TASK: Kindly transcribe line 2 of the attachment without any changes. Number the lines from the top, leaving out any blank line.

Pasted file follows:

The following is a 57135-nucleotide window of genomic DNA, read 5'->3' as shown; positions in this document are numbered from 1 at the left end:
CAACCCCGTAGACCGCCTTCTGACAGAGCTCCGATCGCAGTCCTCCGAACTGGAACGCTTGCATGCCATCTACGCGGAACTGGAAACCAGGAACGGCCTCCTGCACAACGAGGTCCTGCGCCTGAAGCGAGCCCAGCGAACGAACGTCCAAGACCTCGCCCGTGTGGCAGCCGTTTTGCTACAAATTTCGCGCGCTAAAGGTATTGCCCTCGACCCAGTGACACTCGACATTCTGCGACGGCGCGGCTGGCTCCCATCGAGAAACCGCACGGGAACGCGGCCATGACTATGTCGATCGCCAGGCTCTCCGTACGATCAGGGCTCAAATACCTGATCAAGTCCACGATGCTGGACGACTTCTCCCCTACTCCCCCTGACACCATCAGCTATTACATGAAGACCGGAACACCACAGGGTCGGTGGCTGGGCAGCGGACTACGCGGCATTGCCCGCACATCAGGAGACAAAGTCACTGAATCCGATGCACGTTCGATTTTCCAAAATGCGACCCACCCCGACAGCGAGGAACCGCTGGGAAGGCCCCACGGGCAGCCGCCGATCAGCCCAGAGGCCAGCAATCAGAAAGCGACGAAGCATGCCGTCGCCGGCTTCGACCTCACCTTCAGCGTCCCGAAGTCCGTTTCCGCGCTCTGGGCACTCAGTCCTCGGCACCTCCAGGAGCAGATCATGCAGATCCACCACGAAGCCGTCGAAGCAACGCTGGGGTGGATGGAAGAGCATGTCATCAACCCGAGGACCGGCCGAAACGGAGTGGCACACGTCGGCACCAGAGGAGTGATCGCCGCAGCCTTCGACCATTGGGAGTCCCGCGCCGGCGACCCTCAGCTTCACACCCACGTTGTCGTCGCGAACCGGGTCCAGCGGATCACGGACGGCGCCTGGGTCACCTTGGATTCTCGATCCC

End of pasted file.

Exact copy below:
CAACCCCGTAGACCGCCTTCTGACAGAGCTCCGATCGCAGTCCTCCGAACTGGAACGCTTGCATGCCATCTACGCGGAACTGGAAACCAGGAACGGCCTCCTGCACAACGAGGTCCTGCGCCTGAAGCGAGCCCAGCGAACGAACGTCCAAGACCTCGCCCGTGTGGCAGCCGTTTTGCTACAAATTTCGCGCGCTAAAGGTATTGCCCTCGACCCAGTGACACTCGACATTCTGCGACGGCGCGGCTGGCTCCCATCGAGAAACCGCACGGGAACGCGGCCATGACTATGTCGATCGCCAGGCTCTCCGTACGATCAGGGCTCAAATACCTGATCAAGTCCACGATGCTGGACGACTTCTCCCCTACTCCCCCTGACACCATCAGCTATTACATGAAGACCGGAACACCACAGGGTCGGTGGCTGGGCAGCGGACTACGCGGCATTGCCCGCACATCAGGAGACAAAGTCACTGAATCCGATGCACGTTCGATTTTCCAAAATGCGACCCACCCCGACAGCGAGGAACCGCTGGGAAGGCCCCACGGGCAGCCGCCGATCAGCCCAGAGGCCAGCAATCAGAAAGCGACGAAGCATGCCGTCGCCGGCTTCGACCTCACCTTCAGCGTCCCGAAGTCCGTTTCCGCGCTCTGGGCACTCAGTCCTCGGCACCTCCAGGAGCAGATCATGCAGATCCACCACGAAGCCGTCGAAGCAACGCTGGGGTGGATGGAAGAGCATGTCATCAACCCGAGGACCGGCCGAAACGGAGTGGCACACGTCGGCACCAGAGGAGTGATCGCCGCAGCCTTCGACCATTGGGAGTCCCGCGCCGGCGACCCTCAGCTTCACACCCACGTTGTCGTCGCGAACCGGGTCCAGCGGATCACGGACGGCGCCTGGGTCACCTTGGATTCTCGATCCC